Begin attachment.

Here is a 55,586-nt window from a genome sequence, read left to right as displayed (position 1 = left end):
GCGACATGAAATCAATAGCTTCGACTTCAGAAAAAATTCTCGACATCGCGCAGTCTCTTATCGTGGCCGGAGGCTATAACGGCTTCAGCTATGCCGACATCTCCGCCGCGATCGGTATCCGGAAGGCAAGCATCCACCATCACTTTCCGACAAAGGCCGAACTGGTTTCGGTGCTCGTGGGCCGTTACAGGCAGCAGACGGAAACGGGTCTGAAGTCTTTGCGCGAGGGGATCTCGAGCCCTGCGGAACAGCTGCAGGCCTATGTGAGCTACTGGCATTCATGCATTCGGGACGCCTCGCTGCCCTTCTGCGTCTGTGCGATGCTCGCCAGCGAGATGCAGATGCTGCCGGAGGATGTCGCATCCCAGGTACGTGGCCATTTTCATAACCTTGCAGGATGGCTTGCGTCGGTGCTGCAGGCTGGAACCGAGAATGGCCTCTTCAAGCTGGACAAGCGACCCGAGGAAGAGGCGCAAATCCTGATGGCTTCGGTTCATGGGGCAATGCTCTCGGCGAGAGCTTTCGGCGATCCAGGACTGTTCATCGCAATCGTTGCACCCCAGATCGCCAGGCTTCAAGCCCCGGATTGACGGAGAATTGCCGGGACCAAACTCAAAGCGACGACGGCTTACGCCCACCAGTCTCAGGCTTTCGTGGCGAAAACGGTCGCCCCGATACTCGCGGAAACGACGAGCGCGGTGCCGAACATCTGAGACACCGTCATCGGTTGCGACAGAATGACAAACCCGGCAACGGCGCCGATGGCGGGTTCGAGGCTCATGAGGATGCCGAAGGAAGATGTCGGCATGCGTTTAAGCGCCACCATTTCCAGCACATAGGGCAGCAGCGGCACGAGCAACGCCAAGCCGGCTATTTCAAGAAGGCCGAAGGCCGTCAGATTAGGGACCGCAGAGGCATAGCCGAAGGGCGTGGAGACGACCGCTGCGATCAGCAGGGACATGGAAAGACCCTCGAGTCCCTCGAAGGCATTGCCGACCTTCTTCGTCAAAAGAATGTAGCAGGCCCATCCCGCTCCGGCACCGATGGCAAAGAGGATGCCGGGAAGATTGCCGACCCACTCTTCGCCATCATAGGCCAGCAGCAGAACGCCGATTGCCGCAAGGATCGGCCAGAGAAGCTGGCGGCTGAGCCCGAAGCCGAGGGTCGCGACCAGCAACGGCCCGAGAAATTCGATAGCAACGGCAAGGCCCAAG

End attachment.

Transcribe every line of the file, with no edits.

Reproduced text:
Here is a 55,586-nt window from a genome sequence, read left to right as displayed (position 1 = left end):
GCGACATGAAATCAATAGCTTCGACTTCAGAAAAAATTCTCGACATCGCGCAGTCTCTTATCGTGGCCGGAGGCTATAACGGCTTCAGCTATGCCGACATCTCCGCCGCGATCGGTATCCGGAAGGCAAGCATCCACCATCACTTTCCGACAAAGGCCGAACTGGTTTCGGTGCTCGTGGGCCGTTACAGGCAGCAGACGGAAACGGGTCTGAAGTCTTTGCGCGAGGGGATCTCGAGCCCTGCGGAACAGCTGCAGGCCTATGTGAGCTACTGGCATTCATGCATTCGGGACGCCTCGCTGCCCTTCTGCGTCTGTGCGATGCTCGCCAGCGAGATGCAGATGCTGCCGGAGGATGTCGCATCCCAGGTACGTGGCCATTTTCATAACCTTGCAGGATGGCTTGCGTCGGTGCTGCAGGCTGGAACCGAGAATGGCCTCTTCAAGCTGGACAAGCGACCCGAGGAAGAGGCGCAAATCCTGATGGCTTCGGTTCATGGGGCAATGCTCTCGGCGAGAGCTTTCGGCGATCCAGGACTGTTCATCGCAATCGTTGCACCCCAGATCGCCAGGCTTCAAGCCCCGGATTGACGGAGAATTGCCGGGACCAAACTCAAAGCGACGACGGCTTACGCCCACCAGTCTCAGGCTTTCGTGGCGAAAACGGTCGCCCCGATACTCGCGGAAACGACGAGCGCGGTGCCGAACATCTGAGACACCGTCATCGGTTGCGACAGAATGACAAACCCGGCAACGGCGCCGATGGCGGGTTCGAGGCTCATGAGGATGCCGAAGGAAGATGTCGGCATGCGTTTAAGCGCCACCATTTCCAGCACATAGGGCAGCAGCGGCACGAGCAACGCCAAGCCGGCTATTTCAAGAAGGCCGAAGGCCGTCAGATTAGGGACCGCAGAGGCATAGCCGAAGGGCGTGGAGACGACCGCTGCGATCAGCAGGGACATGGAAAGACCCTCGAGTCCCTCGAAGGCATTGCCGACCTTCTTCGTCAAAAGAATGTAGCAGGCCCATCCCGCTCCGGCACCGATGGCAAAGAGGATGCCGGGAAGATTGCCGACCCACTCTTCGCCATCATAGGCCAGCAGCAGAACGCCGATTGCCGCAAGGATCGGCCAGAGAAGCTGGCGGCTGAGCCCGAAGCCGAGGGTCGCGACCAGCAACGGCCCGAGAAATTCGATAGCAACGGCAAGGCCCAAG